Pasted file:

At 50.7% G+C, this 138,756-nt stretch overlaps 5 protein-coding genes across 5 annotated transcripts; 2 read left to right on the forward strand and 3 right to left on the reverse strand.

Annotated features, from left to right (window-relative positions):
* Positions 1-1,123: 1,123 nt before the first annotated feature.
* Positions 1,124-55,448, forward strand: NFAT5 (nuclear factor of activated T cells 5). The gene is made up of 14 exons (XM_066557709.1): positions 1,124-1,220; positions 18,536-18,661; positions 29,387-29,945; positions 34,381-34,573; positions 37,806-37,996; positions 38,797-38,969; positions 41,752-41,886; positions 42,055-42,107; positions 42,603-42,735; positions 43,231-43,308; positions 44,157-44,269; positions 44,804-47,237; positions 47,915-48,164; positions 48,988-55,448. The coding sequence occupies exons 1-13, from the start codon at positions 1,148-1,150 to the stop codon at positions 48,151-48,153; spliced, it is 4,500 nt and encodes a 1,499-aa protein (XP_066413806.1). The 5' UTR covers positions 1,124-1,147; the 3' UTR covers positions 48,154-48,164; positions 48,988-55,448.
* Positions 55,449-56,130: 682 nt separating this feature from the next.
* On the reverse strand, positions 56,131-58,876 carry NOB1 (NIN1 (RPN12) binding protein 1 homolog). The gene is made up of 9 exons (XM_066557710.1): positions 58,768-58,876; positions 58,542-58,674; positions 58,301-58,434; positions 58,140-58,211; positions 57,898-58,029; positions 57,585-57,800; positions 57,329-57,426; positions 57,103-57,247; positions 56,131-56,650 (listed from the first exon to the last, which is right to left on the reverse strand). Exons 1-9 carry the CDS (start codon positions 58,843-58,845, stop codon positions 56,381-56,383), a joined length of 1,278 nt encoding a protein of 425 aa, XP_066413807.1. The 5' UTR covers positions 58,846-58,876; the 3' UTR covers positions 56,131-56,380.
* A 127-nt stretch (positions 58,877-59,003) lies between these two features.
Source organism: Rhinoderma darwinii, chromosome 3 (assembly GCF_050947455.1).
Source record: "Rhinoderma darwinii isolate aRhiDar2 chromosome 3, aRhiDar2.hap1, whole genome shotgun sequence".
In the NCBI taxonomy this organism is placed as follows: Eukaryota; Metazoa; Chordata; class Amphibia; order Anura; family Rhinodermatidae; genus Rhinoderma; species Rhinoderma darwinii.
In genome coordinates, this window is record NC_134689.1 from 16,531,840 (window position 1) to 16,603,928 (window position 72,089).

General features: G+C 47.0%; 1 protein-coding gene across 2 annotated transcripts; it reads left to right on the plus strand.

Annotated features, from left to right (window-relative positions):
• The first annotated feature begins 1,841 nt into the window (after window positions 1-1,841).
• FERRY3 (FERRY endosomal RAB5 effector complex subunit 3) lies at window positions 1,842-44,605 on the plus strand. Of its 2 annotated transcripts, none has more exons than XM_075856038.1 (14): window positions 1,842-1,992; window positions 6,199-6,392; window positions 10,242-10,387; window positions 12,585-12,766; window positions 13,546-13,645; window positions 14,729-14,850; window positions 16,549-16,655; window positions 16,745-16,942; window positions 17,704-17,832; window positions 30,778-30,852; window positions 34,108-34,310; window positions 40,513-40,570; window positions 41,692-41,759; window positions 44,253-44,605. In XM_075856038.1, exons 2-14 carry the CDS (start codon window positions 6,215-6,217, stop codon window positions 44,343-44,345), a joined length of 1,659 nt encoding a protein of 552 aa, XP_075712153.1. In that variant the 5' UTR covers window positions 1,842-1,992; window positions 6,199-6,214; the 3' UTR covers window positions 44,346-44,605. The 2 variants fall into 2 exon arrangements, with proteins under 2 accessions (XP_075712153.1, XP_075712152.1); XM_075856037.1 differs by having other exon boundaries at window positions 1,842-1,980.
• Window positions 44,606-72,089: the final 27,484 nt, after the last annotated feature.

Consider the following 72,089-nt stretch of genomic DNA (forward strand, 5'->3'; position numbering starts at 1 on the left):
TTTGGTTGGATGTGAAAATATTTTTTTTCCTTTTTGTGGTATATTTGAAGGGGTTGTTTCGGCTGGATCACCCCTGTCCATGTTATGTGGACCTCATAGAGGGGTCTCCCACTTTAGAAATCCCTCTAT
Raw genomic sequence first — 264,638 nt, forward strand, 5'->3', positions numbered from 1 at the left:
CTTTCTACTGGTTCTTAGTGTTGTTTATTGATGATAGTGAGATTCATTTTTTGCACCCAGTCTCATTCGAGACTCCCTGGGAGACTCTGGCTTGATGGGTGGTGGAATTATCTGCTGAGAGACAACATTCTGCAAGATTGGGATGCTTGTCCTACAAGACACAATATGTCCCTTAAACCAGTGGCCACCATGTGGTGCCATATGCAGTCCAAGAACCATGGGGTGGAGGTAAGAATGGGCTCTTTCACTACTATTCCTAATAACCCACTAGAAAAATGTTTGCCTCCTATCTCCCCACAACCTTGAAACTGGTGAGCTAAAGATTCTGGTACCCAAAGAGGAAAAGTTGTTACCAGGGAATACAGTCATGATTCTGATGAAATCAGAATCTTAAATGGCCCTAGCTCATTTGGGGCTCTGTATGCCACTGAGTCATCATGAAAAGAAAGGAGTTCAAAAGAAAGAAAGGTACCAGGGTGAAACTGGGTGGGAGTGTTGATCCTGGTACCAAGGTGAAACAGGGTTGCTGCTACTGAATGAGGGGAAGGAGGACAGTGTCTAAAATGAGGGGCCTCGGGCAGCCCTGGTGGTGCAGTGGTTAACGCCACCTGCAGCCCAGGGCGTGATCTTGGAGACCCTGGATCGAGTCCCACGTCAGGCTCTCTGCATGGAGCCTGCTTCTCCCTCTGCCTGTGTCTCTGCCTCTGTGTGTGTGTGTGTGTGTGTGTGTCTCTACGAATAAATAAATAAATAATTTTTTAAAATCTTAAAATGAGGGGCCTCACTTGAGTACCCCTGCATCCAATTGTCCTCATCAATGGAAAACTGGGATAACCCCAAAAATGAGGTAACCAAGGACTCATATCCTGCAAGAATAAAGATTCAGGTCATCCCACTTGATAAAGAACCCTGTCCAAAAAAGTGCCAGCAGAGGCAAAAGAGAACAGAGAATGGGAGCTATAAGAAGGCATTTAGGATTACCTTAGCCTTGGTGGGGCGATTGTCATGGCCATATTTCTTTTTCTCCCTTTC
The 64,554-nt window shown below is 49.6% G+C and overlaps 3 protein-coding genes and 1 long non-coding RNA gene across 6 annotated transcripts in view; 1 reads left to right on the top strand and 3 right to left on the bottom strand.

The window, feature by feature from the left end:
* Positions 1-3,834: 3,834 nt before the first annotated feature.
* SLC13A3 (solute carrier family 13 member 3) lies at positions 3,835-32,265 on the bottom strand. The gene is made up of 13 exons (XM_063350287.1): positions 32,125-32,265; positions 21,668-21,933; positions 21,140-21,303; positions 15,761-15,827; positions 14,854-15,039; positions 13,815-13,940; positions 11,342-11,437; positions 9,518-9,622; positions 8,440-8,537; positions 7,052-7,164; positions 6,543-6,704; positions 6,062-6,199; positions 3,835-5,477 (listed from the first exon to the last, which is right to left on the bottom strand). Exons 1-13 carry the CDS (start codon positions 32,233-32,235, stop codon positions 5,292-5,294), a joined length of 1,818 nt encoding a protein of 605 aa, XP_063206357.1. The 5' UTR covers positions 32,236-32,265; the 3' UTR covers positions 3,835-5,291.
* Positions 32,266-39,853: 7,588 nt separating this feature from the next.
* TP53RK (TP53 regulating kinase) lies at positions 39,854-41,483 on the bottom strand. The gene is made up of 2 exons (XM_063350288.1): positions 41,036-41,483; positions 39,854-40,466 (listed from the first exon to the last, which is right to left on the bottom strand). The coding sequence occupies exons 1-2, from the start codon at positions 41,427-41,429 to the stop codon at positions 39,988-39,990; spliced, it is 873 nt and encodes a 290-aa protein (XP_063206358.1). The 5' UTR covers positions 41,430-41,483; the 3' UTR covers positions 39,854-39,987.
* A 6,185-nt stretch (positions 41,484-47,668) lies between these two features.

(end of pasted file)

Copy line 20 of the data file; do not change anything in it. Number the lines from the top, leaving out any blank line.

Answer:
CTTTCTACTGGTTCTTAGTGTTGTTTATTGATGATAGTGAGATTCATTTTTTGCACCCAGTCTCATTCGAGACTCCCTGGGAGACTCTGGCTTGATGGGTGGTGGAATTATCTGCTGAGAGACAACATTCTGCAAGATTGGGATGCTTGTCCTACAAGACACAATATGTCCCTTAAACCAGTGGCCACCATGTGGTGCCATATGCAGTCCAAGAACCATGGGGTGGAGGTAAGAATGGGCTCTTTCACTACTATTCCTAATAACCCACTAGAAAAATGTTTGCCTCCTATCTCCCCACAACCTTGAAACTGGTGAGCTAAAGATTCTGGTACCCAAAGAGGAAAAGTTGTTACCAGGGAATACAGTCATGATTCTGATGAAATCAGAATCTTAAATGGCCCTAGCTCATTTGGGGCTCTGTATGCCACTGAGTCATCATGAAAAGAAAGGAGTTCAAAAGAAAGAAAGGTACCAGGGTGAAACTGGGTGGGAGTGTTGATCCTGGTACCAAGGTGAAACAGGGTTGCTGCTACTGAATGAGGGGAAGGAGGACAGTGTCTAAAATGAGGGGCCTCGGGCAGCCCTGGTGGTGCAGTGGTTAACGCCACCTGCAGCCCAGGGCGTGATCTTGGAGACCCTGGATCGAGTCCCACGTCAGGCTCTCTGCATGGAGCCTGCTTCTCCCTCTGCCTGTGTCTCTGCCTCTGTGTGTGTGTGTGTGTGTGTGTGTCTCTACGAATAAATAAATAAATAATTTTTTAAAATCTTAAAATGAGGGGCCTCACTTGAGTACCCCTGCATCCAATTGTCCTCATCAATGGAAAACTGGGATAACCCCAAAAATGAGGTAACCAAGGACTCATATCCTGCAAGAATAAAGATTCAGGTCATCCCACTTGATAAAGAACCCTGTCCAAAAAAGTGCCAGCAGAGGCAAAAGAGAACAGAGAATGGGAGCTATAAGAAGGCATTTAGGATTACCTTAGCCTTGGTGGGGCGATTGTCATGGCCATATTTCTTTTTCTCCCTTTC